Before starting this review, I just wanted to mention that I would love to hear from people who have read more of Robin Hobb's work to get their opinion on whether I should read more of her books.  Even if you don't have time to read the review, it would be great if you could comment (especially if you can tell me that her endings get better!)  I think she is a great writer, but as you will see, this ending left a bitter taste in the mouth and I am now not sure whether to read more of her stuff.

I have not felt this strongly about a book in a long time.  Unfortunately it is not a good feeling this time.  This review will contain spoilers for the first two books in the trilogy and this book itself.  I figure that given the date of the books, there aren't many people who have read the first two but not the third.

Just to quickly set the scene, I will talk briefly about the first two books.  The first book worked well as a stand alone story, but also as something setting the scene for bigger events.  It was about Fitz growing up, but it also introduced the two main threats facing the Six Duchies: the Outislanders and Prince Regal.  It was always obvious that we would get no resolution on those stories in the first book, and I remember thinking that the book must have been planned as a trilogy from the beginning.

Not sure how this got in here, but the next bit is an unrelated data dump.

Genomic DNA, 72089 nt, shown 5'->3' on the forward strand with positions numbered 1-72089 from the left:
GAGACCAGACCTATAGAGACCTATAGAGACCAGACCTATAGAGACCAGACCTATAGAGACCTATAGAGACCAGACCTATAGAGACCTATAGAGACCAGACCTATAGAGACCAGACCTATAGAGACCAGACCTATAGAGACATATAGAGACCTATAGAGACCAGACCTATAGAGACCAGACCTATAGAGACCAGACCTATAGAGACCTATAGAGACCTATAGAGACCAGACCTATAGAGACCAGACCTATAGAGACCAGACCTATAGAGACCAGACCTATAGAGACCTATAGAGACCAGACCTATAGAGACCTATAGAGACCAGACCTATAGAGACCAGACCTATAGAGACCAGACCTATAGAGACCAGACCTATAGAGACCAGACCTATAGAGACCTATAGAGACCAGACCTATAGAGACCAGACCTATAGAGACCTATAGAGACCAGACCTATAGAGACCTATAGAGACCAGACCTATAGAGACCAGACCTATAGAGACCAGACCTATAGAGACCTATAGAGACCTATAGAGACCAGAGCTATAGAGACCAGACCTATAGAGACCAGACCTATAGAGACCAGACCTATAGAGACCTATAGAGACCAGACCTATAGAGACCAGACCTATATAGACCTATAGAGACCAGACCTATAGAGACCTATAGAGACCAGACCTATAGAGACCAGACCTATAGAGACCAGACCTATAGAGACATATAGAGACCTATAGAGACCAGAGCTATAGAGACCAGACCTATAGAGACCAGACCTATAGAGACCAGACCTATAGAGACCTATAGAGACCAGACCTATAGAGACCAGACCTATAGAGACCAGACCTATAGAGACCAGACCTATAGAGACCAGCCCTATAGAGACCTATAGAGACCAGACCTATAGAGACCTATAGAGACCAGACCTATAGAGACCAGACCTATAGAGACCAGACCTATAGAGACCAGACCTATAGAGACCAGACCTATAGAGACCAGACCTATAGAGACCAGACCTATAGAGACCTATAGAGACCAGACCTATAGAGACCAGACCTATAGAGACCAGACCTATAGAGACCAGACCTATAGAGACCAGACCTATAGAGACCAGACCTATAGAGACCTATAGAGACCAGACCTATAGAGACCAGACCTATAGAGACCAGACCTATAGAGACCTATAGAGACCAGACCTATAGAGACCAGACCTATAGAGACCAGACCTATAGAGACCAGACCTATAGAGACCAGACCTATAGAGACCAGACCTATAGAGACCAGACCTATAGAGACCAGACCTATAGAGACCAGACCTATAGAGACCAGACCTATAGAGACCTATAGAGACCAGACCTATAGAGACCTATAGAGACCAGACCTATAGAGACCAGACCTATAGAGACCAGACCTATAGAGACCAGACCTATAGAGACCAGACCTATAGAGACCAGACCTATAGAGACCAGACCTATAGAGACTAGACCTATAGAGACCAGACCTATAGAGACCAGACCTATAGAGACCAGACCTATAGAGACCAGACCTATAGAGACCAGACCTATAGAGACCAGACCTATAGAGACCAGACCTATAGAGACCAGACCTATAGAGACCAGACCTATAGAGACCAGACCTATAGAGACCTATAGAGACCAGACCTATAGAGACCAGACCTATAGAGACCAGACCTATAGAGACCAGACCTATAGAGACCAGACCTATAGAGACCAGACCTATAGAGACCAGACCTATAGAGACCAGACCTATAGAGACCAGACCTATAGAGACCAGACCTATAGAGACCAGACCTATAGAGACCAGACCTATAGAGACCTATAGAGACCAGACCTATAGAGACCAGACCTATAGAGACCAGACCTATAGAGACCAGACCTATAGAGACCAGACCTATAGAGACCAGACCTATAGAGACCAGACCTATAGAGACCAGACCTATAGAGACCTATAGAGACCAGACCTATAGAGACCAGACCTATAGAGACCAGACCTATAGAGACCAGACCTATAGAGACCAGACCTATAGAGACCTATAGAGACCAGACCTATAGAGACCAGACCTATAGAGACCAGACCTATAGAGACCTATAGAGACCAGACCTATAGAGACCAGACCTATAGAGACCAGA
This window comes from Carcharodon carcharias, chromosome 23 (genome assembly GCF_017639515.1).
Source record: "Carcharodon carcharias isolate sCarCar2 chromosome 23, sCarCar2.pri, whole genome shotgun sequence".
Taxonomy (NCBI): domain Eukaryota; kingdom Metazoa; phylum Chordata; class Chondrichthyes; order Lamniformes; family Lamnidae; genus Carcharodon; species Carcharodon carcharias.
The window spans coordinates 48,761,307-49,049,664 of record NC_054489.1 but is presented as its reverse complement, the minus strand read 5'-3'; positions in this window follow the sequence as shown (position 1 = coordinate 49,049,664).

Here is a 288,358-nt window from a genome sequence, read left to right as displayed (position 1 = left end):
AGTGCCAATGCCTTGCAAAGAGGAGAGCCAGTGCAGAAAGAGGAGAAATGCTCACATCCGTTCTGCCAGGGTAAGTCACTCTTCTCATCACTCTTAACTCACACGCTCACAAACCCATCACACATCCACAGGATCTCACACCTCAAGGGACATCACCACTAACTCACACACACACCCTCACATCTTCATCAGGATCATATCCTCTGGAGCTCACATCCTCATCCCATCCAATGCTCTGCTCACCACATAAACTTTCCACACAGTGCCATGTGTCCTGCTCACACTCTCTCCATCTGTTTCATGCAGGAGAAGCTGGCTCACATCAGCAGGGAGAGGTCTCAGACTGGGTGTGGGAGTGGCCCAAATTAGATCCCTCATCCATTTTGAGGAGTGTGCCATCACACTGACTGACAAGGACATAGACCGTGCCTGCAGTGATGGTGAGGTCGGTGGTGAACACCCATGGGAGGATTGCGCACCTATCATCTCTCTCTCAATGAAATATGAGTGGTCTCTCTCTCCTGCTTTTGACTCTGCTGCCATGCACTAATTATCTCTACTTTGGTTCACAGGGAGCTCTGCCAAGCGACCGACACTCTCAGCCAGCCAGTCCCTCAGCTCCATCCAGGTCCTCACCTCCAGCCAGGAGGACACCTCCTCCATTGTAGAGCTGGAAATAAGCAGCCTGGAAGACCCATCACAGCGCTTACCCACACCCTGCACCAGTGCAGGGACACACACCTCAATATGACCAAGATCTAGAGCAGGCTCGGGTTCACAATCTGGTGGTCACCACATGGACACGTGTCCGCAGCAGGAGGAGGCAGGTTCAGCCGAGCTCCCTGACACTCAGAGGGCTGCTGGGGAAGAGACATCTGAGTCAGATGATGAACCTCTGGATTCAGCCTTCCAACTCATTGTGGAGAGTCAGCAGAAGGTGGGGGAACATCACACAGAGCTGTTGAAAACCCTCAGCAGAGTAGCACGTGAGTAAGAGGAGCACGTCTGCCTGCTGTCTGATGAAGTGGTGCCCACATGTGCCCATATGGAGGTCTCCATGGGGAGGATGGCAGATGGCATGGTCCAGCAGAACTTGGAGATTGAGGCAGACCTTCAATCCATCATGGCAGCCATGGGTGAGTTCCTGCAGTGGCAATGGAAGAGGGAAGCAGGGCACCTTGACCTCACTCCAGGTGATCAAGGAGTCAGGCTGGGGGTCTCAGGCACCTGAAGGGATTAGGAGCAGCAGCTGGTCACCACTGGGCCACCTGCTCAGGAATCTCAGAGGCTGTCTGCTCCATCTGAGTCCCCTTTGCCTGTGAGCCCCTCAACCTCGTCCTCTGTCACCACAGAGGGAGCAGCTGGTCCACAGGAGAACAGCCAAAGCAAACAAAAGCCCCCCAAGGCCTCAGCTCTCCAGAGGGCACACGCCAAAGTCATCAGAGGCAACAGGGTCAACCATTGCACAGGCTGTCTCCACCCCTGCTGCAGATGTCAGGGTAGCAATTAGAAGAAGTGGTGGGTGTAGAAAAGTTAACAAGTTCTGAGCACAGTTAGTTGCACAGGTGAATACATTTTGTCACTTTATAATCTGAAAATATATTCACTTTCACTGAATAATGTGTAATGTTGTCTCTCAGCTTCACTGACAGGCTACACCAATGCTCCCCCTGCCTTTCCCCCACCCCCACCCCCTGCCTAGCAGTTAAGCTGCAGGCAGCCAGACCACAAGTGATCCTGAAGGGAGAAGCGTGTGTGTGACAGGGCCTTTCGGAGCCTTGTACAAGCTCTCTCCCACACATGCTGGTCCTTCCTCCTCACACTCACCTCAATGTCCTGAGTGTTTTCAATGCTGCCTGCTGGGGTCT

In the second book both the threats are really developed.  Prince Verity struggles to keep the Outislanders away and Prince Regal is slowly killing the King and positioning himself to take over.  It all came to a head in a brilliant ending where Verity had to go beyond the Mountain Kingdom to get help from the mythical Elderlings and Fitz had to fake his own death to escape Regal.  So far so good.  It also managed to avoid a common problem with trilogies--the boring second book syndrome. 

At this point I will say that I had a view of what was going to happen in the third book and how it might pan out.  I always saw the Regal threat as the more minor of the two, so I thought Fitz would kill Regal in the first half of the book and then Verity would arrive with the Elderlings and the second half of the book would be about the battle of fend off the Outislanders.  Well, if I was given 100 attempts to predict the third book, I still would have failed. 

Before I start criticizing this book (and that may take a while), I will discuss the positives.  Hobb is brilliant with characters.  Fitz is certainly one of my favourite protagonists in fantasy fiction.  The whole book is told from his perspective so it is crucial to have a likable, but not boring, character.  The only comparison I can make is to Kvothe in Name of the Wind, however Fitz is actually flawed and in my opinion that makes him more interesting.  Hobb is also great with relationships.  The relationships Fitz had with Nighteyes, the Fool, and Verity, could have come across as cheesy and unrealistic, but Hobb deals with them brilliantly.  In fact, despite my displeasure with this book, I can safely say that Hobb is a great writer.  Unfortunately, she may not tell a great story.